On those gray days when my despair is palpable it seems such a high price. But on my good days, oh, those glorious, delicious, good days, of which there are many, you will quite often catch me singing. Out loud.
Growing up, you are blissful unaware of the difficulties of life. You believe that you will go to college, get a job in your chosen field, get married and live in a beautiful house with a white picket fence -- that whole "American Dream" bullshit.
With Go Set A Watchman now selling by the million -- and dividing critics and readers alike, many of whom still question whether it should have been published at all -- who does Lee leave behind her on a list of literary one-hit-wonders?
The myth contends that because the artist is blessed with such extraordinary insight, he or she can see into deeper truths where there is only futility, darkness, disillusion and death. It is all part of the tortured artist stereotype. I'm not entirely sold.
Although I attended her funeral at St. Patrick's Cathedral in New York, I never knew Clare Boothe Luce in life. Through Sylvia Jukes Morris' twin works, Rage For Fame and the most recent Price of Fame, I feel I have come to know Clare in all her complexity far more intimately.
It was a week before the November 3 presidential election but, quite honestly, since I couldn't even vote and, I could have cared less. My sights were set on attending college the following fall and eventually becoming a lawyer. The world was going to be my oyster. Or so I thought.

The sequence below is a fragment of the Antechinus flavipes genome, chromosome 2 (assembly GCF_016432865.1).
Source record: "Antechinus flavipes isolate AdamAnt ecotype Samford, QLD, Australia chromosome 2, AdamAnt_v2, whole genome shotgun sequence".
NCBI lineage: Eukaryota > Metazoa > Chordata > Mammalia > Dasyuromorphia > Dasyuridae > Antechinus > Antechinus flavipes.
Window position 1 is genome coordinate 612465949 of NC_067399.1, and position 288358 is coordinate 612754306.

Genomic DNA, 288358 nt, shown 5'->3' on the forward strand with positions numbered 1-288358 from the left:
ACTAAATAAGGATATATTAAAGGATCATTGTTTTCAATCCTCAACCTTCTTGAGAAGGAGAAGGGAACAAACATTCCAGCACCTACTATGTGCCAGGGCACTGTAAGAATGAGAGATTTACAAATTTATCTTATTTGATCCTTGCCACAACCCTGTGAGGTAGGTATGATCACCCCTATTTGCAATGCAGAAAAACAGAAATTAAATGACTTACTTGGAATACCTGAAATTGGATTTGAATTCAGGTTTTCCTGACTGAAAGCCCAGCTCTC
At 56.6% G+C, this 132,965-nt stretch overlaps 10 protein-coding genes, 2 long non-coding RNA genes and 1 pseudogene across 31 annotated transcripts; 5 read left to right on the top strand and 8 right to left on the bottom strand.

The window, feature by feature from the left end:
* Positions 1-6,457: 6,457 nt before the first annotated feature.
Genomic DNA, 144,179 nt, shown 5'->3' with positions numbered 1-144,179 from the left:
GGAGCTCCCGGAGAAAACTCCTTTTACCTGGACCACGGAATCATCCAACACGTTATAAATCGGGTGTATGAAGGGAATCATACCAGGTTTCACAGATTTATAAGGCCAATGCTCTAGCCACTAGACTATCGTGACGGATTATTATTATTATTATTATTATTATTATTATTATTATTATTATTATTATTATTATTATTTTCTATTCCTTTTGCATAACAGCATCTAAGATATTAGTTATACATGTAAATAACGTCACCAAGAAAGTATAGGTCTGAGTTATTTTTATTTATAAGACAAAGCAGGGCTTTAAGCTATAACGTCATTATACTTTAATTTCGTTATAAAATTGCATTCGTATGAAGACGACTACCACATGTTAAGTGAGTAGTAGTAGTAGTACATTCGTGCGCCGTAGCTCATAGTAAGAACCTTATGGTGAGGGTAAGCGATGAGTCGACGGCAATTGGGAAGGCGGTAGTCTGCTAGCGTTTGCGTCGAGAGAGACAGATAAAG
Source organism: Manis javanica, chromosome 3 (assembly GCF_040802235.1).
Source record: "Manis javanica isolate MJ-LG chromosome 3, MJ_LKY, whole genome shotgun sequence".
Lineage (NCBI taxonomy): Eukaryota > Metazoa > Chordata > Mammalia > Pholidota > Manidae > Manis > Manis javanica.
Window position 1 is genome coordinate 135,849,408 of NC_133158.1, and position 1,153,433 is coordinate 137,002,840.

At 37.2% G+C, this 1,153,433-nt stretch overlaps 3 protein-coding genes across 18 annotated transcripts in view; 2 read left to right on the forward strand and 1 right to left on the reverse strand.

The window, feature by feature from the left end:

Alan Kaufman, the Bronx-born son of a French-Jewish Holocaust survivor, is author of the critically acclaimed memoirs Jew Boy and Drunken Angel. Kaufman's writings are subversive articulations of extreme outsiderness.
It's an exercise in futility to try to hypothesize what effect antidepressants would have had on long-gone writers like Poe and Baudelaire. Whether you function or not is a more pertinent question than whether or not antidepressants or substance abuse "silences the soul."
Ever since I read The Bell Jar, Sylvia Plath's autobiographical novel, I've wondered if Plath had an eating disorder. Apparently, I'm not the only one. There's much discussion on the Internet about the link between Plath's dark moods and her suspected eating issues.
Philip Larkin has emerged as one of England's towering literary figures. Here, he has always been kept at a safe but praising distance, something The Complete Poems hopes to change. It's something I would like to change, too.